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Question: If $c\neq 1$ is an $n^{th}$ root of unity then, $1+c+...+c^{n-1} = 0$

Attempt: So I have established that I need to show that $$\sum^{n-1}_{k=0} e^{\frac{i2k\pi}{n}}=\frac{1-e^{\frac{ik2\pi}{n}}}{1-e^{\frac{i2\pi}{n}}} =0$$ by use of the sum of geometric series'. My issue is proceeding further to show that this is indeed true.

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The right hand side should be

$$\frac{1-e^{\frac{in2\pi}{n}}}{1-e^{\frac{i2\pi}{n}}}=0$$

since $e^{\frac{in2\pi}{n}}=e^{i2\pi}=1$.

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  • $\begingroup$ That actually solved it for me. Thank you for noticing that. $\endgroup$ – TfwBear Jan 27 '15 at 17:37
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If a finite set of complex numbers is symmetric about a line passing through the origin, then its sum must lie on that line; if it is symmetric about two different lines through the origin, then its sum must be zero. The $n^{\text{th}}$ roots of unity are the vertices of a regular $n$-gon centered at the origin, which has $n$ lines of symmetry. Hence, for $n\ge2,$ the sum is zero.

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Are you sure you are supposed to use complex analysis to do this? If so what I am saying is irrelevant but here is another 'easy' method.

If $c$ is an nth root of unity then $c$ satisfies the equation $c^n-1$. Factorise this and you should be able to get to the answer.

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  • $\begingroup$ Yes, I'm taking a complex analysis course and he wasn't very explicit about how we had to solve it. $\endgroup$ – TfwBear Jan 27 '15 at 17:36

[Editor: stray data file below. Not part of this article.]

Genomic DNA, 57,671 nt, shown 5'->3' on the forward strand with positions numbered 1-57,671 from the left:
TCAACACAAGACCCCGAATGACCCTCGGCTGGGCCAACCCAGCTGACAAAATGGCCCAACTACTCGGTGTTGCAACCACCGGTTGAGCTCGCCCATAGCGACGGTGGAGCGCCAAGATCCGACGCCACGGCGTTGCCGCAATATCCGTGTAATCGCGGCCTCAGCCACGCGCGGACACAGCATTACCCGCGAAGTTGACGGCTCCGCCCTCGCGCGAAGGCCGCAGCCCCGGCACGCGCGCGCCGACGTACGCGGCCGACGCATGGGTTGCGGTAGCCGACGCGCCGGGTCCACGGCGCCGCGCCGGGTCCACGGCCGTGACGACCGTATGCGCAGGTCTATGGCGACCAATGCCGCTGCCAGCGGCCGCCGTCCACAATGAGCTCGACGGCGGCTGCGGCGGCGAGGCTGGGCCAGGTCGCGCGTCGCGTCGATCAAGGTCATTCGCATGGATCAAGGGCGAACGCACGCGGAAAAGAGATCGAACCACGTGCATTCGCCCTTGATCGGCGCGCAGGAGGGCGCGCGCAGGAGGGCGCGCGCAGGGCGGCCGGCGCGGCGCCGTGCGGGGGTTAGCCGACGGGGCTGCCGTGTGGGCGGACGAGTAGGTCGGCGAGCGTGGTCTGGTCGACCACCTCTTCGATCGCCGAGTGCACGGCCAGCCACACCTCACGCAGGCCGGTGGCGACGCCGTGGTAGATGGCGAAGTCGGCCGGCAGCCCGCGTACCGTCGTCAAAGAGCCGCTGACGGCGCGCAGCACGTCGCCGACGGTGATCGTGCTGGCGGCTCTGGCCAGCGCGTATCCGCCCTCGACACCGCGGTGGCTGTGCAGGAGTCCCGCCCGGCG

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Since $c \neq 1$ we have $1+c+\cdots+c^{n-1} = { 1-c^n \over 1-c}$. Then $c^n=1$ finishes.

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A variation of the answer of bof: the $n$-th roots of unity are the vertices of a regular $n$-gon centered at the origin and the product by $e^{2\pi i/n}$ is a rotation of angle $2\pi/n$ that leaves invariant the set of $n$-th roots. This means that $$e^{2\pi i/n}\sum^{n-1}_{k=0} e^{2k\pi i/n} = \sum^{n-1}_{k=0} e^{2k\pi i/n}$$ i.e., $$(e^{2\pi i/n}-1)\sum^{n-1}_{k=0} e^{2k\pi i/n} = 0.$$

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Yet another answer, with more general applicablity:

For any polynomial $p(x)=a_n x^n + a_{n-1}x^{n-1}+\cdots+a_1 x +a_0$, with roots $x_1,x_2,\ldots,x_n$, the sum of the roots is given by $x_1+x_2+\ldots+x_n=-\frac{a_{n-1}}{a_n}$.

This is because $p(x)=a_n(x-x_1)(x-x_2)\cdots(x-x_n)$, and you can work out from there that the coefficient of $x^{n-1}$ is minus the sum of the roots, times the $a_n$ prefactor. (Notice it's also easy to get the product of the roots, as well as the sum of products of any fixed number of terms from $1$ to $n$).

In your case you're looking at the root of the polynomial $p(x)=x^n-1$, so $a_n=1,a_0=-1$ and $a_k=0$ for other $k$. In particular, unless $k=1$, you have $a_{n-1}=0$ so the sum of the roots is zero.

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